Unfortunately, Morton didn’t have long to bask in his unlikely goal or add to his career points total. He stayed with the Red Wings for the remainder of their season-opening road trip but didn’t play in losses in Vancouver and Los Angeles. Then, before the team’s home opener against Winnipeg, Morton got the news that he was being sent to the AHL, where he would go on to score as many goals in 75 games for Adirondack that season as he did in one with Detroit.
Morton always anticipated he’d be called back up sooner or later but says his place within the organization later became unclear after the Wings fired Demers and moved Jim Devellano out of the GM role at the end of the season, which saw Detroit slide from first place to last in the Campbell Conference’s Norris Division. Ultimately, that call to return to the NHL never came.
… I might see a kid play his first game or see a kid score his first goal, and I can actually blow by him and say, ‘Hey kid, been there, done that, take your congratulations and get on with it.’
"There was so much upheaval going on, and they were spinning their wheels," Morton said. "The following season, Jacques got fired, they changed the whole routine, (new coach and GM) Bryan Murray came in and everything snowballed off of that.
"The depth chart system got thrown out the door after I got sent back down to the minors," he added. "I played a lot, but it was not filtered through to the coaching staff and to Jim and those guys. They were saying that I wasn’t playing and I didn’t dress, but I played in every game. It was just a combination of new people in and they had their own mindsets going forward."
After the 1989-90 season ended without a promotion, Morton went on to play three more seasons in the minor leagues, bouncing around among the American, International, East Coast and Colonial Hockey Leagues before retiring in 1993. Having to come to that decision was not easy, and calling it quits without ever getting another chance in the NHL was a reality Morton struggled with for some time.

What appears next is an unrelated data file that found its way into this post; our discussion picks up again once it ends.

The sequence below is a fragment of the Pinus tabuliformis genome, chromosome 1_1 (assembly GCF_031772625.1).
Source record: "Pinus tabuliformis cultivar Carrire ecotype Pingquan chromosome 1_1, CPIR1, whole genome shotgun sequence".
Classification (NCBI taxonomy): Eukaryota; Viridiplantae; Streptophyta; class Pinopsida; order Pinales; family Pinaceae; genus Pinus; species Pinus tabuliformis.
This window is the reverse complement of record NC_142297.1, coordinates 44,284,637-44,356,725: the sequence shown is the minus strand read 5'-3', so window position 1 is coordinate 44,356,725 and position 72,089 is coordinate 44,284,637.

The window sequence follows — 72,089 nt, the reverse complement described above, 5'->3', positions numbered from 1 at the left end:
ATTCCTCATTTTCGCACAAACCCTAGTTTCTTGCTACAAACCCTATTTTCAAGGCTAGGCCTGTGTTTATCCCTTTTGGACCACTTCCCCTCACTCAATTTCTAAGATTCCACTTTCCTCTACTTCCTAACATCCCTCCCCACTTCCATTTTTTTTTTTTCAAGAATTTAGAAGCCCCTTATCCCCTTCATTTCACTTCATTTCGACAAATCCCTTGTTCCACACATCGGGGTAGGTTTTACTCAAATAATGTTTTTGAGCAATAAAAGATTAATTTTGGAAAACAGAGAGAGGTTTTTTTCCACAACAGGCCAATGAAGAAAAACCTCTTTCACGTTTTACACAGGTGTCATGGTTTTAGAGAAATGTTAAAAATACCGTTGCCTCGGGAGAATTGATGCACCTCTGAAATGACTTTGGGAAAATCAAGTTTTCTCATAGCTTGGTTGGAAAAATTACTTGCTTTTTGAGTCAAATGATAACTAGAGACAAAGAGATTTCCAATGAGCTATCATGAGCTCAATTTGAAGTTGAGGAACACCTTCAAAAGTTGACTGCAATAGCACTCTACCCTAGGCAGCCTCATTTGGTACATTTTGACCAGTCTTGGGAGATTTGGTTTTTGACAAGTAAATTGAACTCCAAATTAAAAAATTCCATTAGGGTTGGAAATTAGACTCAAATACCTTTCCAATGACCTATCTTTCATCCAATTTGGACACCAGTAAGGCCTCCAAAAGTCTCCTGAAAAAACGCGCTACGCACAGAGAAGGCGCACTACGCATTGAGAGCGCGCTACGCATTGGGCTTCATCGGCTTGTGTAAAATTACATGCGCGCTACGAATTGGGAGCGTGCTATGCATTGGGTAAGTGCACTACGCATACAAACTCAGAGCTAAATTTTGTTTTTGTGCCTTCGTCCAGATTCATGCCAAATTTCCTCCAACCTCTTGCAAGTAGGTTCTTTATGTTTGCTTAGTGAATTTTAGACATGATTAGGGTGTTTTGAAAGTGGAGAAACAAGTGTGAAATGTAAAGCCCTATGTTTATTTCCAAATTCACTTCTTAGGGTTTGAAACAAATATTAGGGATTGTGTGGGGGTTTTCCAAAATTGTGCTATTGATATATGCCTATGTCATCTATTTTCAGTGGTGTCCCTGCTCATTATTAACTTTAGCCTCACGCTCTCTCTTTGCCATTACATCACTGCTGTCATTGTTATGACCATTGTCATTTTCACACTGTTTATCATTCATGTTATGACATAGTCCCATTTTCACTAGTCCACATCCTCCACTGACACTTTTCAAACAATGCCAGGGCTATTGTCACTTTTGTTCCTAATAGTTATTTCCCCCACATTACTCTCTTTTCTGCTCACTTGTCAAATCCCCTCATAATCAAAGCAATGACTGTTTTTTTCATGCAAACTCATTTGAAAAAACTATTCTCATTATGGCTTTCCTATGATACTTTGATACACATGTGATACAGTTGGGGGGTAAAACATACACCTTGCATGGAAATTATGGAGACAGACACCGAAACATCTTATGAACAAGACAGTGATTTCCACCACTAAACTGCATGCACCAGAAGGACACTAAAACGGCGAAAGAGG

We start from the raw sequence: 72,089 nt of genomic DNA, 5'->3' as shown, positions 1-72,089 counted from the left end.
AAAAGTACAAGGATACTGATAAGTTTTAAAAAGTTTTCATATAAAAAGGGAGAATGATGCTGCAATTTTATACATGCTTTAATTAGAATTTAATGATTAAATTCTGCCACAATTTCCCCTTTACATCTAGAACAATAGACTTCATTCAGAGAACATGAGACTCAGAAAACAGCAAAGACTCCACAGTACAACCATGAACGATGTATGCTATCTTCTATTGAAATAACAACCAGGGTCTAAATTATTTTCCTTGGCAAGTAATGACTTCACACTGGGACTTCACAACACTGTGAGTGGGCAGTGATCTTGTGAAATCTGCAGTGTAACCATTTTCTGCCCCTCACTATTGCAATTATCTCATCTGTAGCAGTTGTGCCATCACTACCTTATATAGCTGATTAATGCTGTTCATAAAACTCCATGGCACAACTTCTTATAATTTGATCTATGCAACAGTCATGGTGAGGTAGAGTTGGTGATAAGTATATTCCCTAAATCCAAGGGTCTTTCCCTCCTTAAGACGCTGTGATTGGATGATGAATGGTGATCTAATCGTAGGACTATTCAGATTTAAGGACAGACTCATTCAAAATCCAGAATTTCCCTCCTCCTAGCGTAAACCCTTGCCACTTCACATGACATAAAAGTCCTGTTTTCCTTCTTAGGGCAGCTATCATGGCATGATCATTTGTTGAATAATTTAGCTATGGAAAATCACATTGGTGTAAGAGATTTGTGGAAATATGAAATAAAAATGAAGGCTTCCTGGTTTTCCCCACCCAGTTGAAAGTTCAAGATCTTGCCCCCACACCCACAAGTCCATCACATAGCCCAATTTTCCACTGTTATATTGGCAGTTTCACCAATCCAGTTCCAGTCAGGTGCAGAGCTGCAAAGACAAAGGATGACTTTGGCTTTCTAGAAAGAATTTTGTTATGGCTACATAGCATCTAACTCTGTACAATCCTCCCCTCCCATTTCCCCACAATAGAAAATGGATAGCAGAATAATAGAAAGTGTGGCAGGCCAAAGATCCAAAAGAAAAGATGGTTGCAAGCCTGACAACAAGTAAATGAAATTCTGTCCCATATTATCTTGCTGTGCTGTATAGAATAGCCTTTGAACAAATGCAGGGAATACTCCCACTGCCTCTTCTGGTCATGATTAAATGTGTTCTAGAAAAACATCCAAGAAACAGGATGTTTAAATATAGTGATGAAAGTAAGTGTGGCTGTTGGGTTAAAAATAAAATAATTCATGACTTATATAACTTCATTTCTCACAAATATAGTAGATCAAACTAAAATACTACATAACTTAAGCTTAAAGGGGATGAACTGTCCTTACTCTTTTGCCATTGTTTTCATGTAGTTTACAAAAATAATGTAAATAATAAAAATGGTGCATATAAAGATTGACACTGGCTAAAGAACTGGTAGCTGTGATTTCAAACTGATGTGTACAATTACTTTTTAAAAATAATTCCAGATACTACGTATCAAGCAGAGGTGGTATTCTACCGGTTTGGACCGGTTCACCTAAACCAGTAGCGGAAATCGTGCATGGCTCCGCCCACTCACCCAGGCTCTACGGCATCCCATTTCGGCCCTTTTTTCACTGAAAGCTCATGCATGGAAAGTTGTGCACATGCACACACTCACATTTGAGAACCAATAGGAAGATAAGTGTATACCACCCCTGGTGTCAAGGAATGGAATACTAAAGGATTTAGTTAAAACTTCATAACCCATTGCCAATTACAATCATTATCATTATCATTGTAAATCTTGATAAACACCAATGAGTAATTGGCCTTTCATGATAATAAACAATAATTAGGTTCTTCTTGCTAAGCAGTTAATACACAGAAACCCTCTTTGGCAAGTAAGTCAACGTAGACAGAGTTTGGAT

"Years later, when I had the realization that I wasn’t going to be getting back into the NHL, I was kind of embarrassed," Morton said of his one-game, one-goal stint. "(When I got demoted) I thought I’d be OK. I got sent down, but it was, ‘This should be no problem. I’ve got a long career ahead in the NHL.’ You’re 21 and you think you’re invincible and that you’re going to get your shot."
It actually wasn’t until Morton began refereeing that he started to give himself more credit for what he accomplished in his brief NHL career.
After working his way through the minors, Morton began calling NHL games in 2000 — he took the ice 55 times this season before breaking a rib two inches from his spine during an in-game collision with David Clarkson in January — and in some ways, it took getting back to the big stage as an official to fully appreciate how tough it was to ever even get there as a player.
"I got into the American League, (refereeing) more and more games, and once I got there I started thinking, ‘Geez, 90 percent of these kids aren’t going to make the NHL,’ and that’s where it started coming back, that sense of pride," the 47-year-old Morton said.
"But it wasn’t until I was probably 30-something when I started realizing, ‘Hey, you know what? I did something pretty special,’ and I wasn’t hiding behind the fact that I only played one game. It took a long time to get over the fact that I only played one because, selfishly, I wanted to play more. Every player does."
And while refereeing wasn’t necessarily the career Morton dreamed of, it’s the one he was meant to have.
"I don’t work a day in my life because I love my job so much," Morton said. "I get the adrenaline rush the same as a player, you’re front and center. Yeah, you’re going to be booed, but it’s part of the nature of it. It’s not for everybody, but I might see a kid play his first game or see a kid score his first goal, and I can actually blow by him and say, ‘Hey kid, been there, done that, take your congratulations and get on with it.’
"You try to keep things light," Morton added. "Young guys don’t know any better, just like I didn’t when I scored mine."